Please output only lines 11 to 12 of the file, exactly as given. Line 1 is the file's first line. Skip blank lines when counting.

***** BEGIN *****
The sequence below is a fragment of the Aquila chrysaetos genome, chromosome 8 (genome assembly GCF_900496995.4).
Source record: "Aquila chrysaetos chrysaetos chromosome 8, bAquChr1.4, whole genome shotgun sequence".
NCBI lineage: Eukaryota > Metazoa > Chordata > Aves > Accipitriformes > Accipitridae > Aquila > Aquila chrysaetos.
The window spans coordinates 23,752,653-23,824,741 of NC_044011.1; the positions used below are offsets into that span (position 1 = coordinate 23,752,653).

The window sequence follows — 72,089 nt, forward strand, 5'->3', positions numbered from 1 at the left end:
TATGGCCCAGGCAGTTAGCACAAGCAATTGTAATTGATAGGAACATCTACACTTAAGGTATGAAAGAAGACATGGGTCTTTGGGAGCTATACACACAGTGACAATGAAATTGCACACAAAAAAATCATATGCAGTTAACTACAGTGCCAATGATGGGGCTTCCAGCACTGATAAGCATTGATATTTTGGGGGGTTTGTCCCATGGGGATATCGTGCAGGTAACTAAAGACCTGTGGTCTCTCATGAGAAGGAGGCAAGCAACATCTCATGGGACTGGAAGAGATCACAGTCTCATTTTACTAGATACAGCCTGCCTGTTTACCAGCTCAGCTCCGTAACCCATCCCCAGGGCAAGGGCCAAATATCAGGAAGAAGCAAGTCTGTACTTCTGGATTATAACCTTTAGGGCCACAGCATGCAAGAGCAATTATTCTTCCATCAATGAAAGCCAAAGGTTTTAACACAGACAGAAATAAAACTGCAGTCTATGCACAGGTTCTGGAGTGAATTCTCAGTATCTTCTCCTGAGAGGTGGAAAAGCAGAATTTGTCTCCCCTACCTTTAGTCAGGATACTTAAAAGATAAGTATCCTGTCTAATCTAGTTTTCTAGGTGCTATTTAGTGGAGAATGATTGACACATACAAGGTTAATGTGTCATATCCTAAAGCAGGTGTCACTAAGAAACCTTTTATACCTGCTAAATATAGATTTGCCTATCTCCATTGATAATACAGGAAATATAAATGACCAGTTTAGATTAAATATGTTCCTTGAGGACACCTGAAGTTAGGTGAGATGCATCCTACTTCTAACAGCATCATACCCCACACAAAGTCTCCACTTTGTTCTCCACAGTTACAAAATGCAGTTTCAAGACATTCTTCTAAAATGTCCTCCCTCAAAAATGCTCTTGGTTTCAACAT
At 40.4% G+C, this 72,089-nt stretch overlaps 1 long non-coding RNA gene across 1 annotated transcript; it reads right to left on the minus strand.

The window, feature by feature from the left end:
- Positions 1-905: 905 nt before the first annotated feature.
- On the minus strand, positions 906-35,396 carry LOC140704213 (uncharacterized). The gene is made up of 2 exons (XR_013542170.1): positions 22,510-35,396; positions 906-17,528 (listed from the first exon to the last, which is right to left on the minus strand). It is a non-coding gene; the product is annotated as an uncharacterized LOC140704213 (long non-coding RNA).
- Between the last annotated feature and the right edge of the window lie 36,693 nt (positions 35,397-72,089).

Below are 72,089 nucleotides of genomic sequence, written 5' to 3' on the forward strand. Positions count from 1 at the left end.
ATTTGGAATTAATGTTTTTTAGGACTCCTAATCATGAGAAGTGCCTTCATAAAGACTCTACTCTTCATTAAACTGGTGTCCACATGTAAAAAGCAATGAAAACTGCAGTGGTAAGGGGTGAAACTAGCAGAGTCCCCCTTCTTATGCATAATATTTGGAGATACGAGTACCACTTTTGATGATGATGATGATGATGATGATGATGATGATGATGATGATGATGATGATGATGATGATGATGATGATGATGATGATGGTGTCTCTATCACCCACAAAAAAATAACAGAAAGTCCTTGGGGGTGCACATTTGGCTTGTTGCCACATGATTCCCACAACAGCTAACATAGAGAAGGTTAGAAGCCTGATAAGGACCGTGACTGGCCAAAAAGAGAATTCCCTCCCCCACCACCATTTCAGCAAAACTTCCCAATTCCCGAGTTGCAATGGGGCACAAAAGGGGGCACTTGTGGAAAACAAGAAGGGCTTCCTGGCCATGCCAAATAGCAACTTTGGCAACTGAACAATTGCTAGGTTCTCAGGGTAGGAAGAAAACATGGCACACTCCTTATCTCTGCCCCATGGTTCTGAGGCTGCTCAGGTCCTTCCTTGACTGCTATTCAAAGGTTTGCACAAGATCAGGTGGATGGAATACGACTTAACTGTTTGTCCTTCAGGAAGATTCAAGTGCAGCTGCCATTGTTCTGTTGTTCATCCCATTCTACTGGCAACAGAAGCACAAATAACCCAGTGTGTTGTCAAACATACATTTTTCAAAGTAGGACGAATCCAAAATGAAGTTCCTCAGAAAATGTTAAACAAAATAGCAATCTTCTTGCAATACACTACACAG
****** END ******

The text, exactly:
- Between the last annotated feature and the right edge of the window lie 36,693 nt (positions 35,397-72,089).

Below are 72,089 nucleotides of genomic sequence, written 5' to 3' on the forward strand. Positions count from 1 at the left end.